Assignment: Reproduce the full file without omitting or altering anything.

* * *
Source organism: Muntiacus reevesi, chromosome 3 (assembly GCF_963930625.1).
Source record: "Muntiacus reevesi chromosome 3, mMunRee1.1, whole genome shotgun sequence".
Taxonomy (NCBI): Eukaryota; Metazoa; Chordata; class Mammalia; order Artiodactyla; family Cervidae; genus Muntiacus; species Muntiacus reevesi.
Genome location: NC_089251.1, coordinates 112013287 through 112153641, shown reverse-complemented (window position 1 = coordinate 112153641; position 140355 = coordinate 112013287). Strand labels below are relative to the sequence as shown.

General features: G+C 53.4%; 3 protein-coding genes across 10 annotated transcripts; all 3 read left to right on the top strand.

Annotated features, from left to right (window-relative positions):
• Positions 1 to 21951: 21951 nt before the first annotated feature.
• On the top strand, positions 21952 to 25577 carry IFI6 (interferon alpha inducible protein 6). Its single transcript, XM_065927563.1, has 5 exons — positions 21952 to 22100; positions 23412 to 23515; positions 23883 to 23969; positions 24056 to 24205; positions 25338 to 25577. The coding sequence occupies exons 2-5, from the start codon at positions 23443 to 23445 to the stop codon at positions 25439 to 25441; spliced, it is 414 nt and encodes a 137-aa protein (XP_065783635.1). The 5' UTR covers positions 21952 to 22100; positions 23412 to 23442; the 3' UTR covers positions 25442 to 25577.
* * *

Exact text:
Source organism: Muntiacus reevesi, chromosome 3 (assembly GCF_963930625.1).
Source record: "Muntiacus reevesi chromosome 3, mMunRee1.1, whole genome shotgun sequence".
Taxonomy (NCBI): Eukaryota; Metazoa; Chordata; class Mammalia; order Artiodactyla; family Cervidae; genus Muntiacus; species Muntiacus reevesi.
Genome location: NC_089251.1, coordinates 112013287 through 112153641, shown reverse-complemented (window position 1 = coordinate 112153641; position 140355 = coordinate 112013287). Strand labels below are relative to the sequence as shown.

General features: G+C 53.4%; 3 protein-coding genes across 10 annotated transcripts; all 3 read left to right on the top strand.

Annotated features, from left to right (window-relative positions):
• Positions 1 to 21951: 21951 nt before the first annotated feature.
• On the top strand, positions 21952 to 25577 carry IFI6 (interferon alpha inducible protein 6). Its single transcript, XM_065927563.1, has 5 exons — positions 21952 to 22100; positions 23412 to 23515; positions 23883 to 23969; positions 24056 to 24205; positions 25338 to 25577. The coding sequence occupies exons 2-5, from the start codon at positions 23443 to 23445 to the stop codon at positions 25439 to 25441; spliced, it is 414 nt and encodes a 137-aa protein (XP_065783635.1). The 5' UTR covers positions 21952 to 22100; positions 23412 to 23442; the 3' UTR covers positions 25442 to 25577.